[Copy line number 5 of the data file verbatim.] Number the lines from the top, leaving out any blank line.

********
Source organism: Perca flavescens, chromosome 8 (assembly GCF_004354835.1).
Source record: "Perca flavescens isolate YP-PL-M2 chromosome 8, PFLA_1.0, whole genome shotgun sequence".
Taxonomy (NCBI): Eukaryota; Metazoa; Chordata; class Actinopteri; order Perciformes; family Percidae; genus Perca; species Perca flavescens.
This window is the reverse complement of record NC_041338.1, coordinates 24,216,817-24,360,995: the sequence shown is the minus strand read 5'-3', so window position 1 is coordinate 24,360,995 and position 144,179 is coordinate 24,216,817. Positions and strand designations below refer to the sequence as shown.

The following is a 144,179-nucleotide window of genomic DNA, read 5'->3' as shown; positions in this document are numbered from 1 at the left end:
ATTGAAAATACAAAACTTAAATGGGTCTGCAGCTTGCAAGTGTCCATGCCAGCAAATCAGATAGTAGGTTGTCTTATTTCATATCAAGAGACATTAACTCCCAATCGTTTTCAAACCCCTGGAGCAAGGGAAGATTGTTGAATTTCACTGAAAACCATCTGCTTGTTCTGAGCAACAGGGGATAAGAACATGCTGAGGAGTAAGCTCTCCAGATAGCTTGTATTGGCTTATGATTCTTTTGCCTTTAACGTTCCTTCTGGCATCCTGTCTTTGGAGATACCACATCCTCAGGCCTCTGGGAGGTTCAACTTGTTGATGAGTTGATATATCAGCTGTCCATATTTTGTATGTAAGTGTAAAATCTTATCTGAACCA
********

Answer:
The following is a 144,179-nucleotide window of genomic DNA, read 5'->3' as shown; positions in this document are numbered from 1 at the left end: